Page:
by Charles Kruger
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Let’s cut to the chase about this remarkable production. Stephanie Blythe as Mrs. Lovett offers one of the most brilliant performances I have ever seen on any stage. Hearing and seeing this phenomenal piece of work qualifies as one of the great theatrical experiences in a lifetime of theatregoing. More on that later.
If Blythe’s creation is truly transcendent, it is not created in a vacuum. The entire production is full of wonders, from the marvelous design of Tanya McCallin to the carefully considered direction of Lee Blakeley, to the 43 piece orchestra conducted with bracing muscularity and precision by Patrick Summers. (James Lowe will wield the baton on 9/26 and 9/29.)
Musically, it is wholly satisfying. Sondheim’s genius is given full sail. Careful listening will reveal subtleties of interval and rhythm, motif and orchestration, dynamics and detail barely addressed, let alone polished, by most companies. Sondheim’s lyrical gifts are so remarkable, that they sometimes overshadow his dazzling musical expertise. That is not the case here. However, the lyrics are not short changed either. The diction, from chorus to principals, is crisp and clear, and the added help of supertitles is icing on the cake. Nothing is lost or short changed.
Director Blakely has taken great care with the staging, never settling for the easy or the obvious. A fine example is the opening chorus, in which the story of Sweeney Todd is being told to a child held on a man’s knee (“Attend the tale of Sweeney Todd….”) whose mother rushes up to pull him away. Later in the same sequence, the staging emphasizes the different emotional takes on the story between the male and female chorus members, which foreshadows the very different kinds of madness shared by Mrs. Lovett and Mr. Todd. This kind of subtlety is on display throughout the entire opera.
As Sweeney, Baritone Brian Mulligan lives up to his stellar reputation. His voice rolls out effortlessly, and his characterization of the confused and rage-addled Todd is haunting from start. His brokenness is heart breaking. Heidi Stober and Elliot Madore, as the young lovers Johanna and Anthony, perform their solos and duets with charming lyricism and panache. As Tobias, Matthew Grills offers an impressive and delicate pianissimo in “Nothing’s Going To Harm You” that elicited enthusiastic bravos.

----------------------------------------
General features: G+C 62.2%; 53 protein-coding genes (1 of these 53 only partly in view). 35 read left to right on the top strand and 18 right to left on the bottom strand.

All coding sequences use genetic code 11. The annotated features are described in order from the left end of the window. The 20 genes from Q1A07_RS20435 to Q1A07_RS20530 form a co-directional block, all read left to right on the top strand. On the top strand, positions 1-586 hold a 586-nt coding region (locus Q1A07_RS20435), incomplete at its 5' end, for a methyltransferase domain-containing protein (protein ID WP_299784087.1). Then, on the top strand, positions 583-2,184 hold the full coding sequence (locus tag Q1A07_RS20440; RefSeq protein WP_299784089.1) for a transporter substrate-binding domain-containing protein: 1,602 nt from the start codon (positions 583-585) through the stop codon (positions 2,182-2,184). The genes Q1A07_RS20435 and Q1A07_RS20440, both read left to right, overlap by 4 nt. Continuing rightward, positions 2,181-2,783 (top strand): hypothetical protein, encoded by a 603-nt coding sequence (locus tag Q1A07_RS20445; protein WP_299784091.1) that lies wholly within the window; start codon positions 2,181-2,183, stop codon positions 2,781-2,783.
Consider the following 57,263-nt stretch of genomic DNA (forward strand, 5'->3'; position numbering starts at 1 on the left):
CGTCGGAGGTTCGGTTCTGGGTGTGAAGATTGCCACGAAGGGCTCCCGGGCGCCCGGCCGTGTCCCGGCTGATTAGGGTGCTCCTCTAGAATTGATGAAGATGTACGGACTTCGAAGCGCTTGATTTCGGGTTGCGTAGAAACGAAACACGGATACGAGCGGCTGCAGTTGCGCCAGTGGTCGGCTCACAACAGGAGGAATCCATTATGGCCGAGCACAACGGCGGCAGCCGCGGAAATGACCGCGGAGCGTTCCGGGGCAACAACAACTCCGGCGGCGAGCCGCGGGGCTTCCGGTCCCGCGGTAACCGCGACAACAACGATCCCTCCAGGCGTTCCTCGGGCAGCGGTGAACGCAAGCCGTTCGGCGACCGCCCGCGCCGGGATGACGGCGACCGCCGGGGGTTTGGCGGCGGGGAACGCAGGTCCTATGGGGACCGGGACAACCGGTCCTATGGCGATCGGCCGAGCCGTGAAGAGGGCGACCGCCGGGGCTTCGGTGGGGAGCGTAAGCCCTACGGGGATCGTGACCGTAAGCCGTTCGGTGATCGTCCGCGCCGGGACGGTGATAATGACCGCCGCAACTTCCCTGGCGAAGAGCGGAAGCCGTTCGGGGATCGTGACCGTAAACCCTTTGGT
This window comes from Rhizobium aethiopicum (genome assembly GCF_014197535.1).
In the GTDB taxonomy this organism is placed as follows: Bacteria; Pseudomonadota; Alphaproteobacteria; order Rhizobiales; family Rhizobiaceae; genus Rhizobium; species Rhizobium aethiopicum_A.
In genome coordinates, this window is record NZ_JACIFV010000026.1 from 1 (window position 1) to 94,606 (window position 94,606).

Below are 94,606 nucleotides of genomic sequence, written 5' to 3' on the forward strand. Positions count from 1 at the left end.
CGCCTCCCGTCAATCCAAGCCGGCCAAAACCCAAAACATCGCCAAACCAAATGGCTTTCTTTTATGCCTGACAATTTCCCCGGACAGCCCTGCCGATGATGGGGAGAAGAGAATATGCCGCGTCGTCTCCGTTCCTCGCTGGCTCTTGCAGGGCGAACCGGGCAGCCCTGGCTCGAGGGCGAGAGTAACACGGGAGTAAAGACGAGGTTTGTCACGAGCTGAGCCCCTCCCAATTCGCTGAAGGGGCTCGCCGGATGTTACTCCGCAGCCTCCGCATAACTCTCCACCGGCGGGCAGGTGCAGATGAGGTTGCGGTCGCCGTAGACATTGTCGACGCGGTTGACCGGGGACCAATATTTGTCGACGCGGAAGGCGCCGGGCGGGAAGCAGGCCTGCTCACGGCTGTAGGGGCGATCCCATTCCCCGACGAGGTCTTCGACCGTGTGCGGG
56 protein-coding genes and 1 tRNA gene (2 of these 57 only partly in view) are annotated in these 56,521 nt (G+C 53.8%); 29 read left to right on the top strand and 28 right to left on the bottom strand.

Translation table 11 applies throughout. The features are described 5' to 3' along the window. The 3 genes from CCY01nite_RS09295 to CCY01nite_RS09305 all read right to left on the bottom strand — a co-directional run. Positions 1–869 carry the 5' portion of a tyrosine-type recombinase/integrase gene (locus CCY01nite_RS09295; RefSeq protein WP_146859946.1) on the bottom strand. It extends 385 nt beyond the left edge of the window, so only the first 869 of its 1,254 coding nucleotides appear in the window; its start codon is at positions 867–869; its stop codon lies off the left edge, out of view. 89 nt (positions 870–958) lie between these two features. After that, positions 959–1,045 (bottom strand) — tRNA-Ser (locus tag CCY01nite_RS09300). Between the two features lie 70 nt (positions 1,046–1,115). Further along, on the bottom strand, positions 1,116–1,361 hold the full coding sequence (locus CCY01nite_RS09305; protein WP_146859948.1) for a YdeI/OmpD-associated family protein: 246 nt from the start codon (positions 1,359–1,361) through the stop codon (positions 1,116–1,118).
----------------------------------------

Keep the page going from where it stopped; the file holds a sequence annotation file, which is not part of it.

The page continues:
And now to Ms. Blythe. If Stephanie Blythe’s performance were seen on Broaday, it would surely garner a Tony nomination, at the very least. Recognized as one of the leading opera singers of her generation, mezzo-soprano Blythe sings Sondheim’s complex score with exquisite grace and precision, revealing nuances previously unsuspected. Her acting, too, is of the highest quality. Her Mrs. Lovett is a complex, sensuous, thrilling, profoundly human comedic creation, never a caricature. Her performance of the great comic music-hall inspired aria, “By The Sea,” is nearly perfect. Check that: it is perfect. It is surprising to hear this novelty number sung with operatic force, but Blythe makes us believe in it because the operatic rendition in her hands is not a mere trick of performance, but a perfect realization of the oversized emotions that are overtaking her character. The result is nothing less than transcendent.
“Sweeney Todd” has two more performances at the War Memorial Opera House on Saturday, 9/26/15, and Tuesday, 9/29/15. For further information click here.
“Sweeney Todd, The Demon Barber of Fleet Street: A musical Thriller” music & lyrics by Stephen Sondheim, book by Hugh Wheeler, from an adaption by Christopher Bond. Co-Produced by SF Opera, Houston Grand Opera, and the Paris Théâtre du Châtelet. Conductor: Patrick Summers/James Lowe (on 9/26 & 9/29). Director: Lee Blakeley. Production Designer: Tanya McCallin. Lighting Designer: Rick Fisher. Chorus Director: Ian Robertson. Sound Designer: Tod Nixon. Choreographer: Lorena Randi. Dance Master: Lawrence Pech. Fight Director: Dave Maier. Assistant Conductor: Tson Deaton. Costume Supervisor: Christopher Verdosci. Wig and Makeup: Jeanna Parham.
Sweeney Todd: Brian Mulligan. Anthony Hope: Elliot Madore. Beggar Woman: Elizabeth Futral. Mrs. Lovett: Stephanie Blythe. Johanna: Heidi Stober. Bird Seller: James Asher. Tobias Ragg: Matthew Grills. Adolfo Pirelli: David Curry. Beadle Bamford: AJ Glueckert. Judge Turpin: Wayne Tigges. Jonas Fogg: James Asher. Trio: Alan Cochran, Christopher Jackson, and Chester Pidduck. Quintet: Kathleen Bayler, Laurel Porter, Chester Pidduck, Torlef Borsting, and William O’Neill. Ensemble: Kathleen Bayler, Michael Belle, Torlef Borsting, Alan Cochran, Mary Finch, Christopher Jackson, Claire Kelm, Bojan Knežević, Sally Mouzon, Erin Neff, William O’Neill, Philip Pickens, William Pickersgill, Chester Pidduck, Laurel Porter, Michael Rogers, Carole Shaffer, Jere Torkelsen, and Richard Walker.
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